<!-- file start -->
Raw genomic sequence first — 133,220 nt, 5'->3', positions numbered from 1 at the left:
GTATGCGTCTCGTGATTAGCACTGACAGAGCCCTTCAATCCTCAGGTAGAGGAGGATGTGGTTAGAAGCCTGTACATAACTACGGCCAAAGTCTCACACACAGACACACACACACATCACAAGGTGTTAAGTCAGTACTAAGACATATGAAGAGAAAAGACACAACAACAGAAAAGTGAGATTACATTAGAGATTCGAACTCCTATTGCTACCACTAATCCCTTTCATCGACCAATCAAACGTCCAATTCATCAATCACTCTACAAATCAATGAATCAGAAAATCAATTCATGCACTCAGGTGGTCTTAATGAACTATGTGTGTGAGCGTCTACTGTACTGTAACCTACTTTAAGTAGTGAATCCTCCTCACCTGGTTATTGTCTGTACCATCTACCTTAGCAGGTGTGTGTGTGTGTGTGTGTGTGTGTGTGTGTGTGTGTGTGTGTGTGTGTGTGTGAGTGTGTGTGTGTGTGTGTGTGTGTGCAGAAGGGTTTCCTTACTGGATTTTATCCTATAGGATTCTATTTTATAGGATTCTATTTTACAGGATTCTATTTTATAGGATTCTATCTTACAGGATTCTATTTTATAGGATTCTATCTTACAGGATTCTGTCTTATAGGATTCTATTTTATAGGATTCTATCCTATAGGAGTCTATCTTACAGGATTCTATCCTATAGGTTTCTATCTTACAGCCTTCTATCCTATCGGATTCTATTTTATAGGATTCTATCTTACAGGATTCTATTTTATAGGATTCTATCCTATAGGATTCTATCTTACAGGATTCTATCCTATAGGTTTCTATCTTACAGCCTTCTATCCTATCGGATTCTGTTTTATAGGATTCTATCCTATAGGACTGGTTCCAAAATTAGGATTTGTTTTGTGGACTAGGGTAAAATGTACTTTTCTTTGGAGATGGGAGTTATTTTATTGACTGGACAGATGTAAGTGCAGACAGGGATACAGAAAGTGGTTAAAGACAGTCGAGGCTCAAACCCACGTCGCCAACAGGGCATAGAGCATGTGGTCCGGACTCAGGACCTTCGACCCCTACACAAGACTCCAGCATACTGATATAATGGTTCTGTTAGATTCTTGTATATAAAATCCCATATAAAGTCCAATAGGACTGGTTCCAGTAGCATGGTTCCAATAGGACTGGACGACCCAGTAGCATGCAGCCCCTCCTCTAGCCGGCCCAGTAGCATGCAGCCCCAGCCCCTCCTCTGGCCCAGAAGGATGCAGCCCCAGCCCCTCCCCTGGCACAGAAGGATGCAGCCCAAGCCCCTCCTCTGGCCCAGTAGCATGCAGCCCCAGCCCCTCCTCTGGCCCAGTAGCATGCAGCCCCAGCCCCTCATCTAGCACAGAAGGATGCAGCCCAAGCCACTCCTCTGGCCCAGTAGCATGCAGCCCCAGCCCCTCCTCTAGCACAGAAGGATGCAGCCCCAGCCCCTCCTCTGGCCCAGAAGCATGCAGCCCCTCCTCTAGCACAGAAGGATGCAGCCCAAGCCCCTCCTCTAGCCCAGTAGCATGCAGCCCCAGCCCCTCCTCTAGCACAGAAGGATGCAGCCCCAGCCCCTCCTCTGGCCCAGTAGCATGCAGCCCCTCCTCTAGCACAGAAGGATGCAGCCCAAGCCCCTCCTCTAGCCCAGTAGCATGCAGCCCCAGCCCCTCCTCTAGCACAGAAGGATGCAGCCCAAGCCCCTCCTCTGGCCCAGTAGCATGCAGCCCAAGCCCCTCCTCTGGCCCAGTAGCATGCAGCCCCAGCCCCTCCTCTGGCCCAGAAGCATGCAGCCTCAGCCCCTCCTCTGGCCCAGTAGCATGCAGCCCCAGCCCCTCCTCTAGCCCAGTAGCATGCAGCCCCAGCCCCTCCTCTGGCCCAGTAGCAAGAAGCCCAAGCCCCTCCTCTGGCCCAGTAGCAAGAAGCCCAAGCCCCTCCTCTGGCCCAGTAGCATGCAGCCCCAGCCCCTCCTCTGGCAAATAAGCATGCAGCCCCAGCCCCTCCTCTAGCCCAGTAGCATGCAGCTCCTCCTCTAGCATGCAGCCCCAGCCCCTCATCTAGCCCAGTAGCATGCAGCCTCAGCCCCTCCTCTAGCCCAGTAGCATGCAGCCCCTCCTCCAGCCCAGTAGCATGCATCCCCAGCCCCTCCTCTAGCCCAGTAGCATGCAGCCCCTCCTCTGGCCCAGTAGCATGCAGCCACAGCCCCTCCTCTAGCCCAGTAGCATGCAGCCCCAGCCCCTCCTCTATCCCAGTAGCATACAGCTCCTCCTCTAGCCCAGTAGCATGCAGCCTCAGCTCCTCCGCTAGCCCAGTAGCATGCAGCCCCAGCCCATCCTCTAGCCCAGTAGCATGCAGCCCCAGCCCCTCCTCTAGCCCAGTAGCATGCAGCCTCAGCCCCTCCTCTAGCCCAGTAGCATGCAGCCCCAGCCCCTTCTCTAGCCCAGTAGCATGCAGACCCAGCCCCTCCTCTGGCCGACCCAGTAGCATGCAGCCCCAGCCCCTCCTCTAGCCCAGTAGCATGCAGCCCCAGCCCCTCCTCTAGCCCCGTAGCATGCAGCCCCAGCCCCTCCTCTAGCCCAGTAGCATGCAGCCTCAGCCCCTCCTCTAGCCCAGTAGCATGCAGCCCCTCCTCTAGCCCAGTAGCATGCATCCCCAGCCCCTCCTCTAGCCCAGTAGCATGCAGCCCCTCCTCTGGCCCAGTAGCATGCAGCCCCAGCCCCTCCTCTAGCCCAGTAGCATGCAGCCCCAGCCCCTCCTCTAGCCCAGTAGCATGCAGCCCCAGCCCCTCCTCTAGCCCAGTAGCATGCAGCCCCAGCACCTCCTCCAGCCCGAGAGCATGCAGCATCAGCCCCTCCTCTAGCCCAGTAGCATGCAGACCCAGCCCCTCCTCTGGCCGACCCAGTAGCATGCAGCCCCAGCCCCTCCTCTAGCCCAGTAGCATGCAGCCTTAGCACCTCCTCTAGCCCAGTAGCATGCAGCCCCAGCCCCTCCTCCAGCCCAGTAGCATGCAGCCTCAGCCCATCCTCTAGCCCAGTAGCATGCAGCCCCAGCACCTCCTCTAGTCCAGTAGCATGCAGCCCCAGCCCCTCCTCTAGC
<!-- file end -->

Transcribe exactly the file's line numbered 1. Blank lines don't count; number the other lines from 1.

Raw genomic sequence first — 133,220 nt, 5'->3', positions numbered from 1 at the left: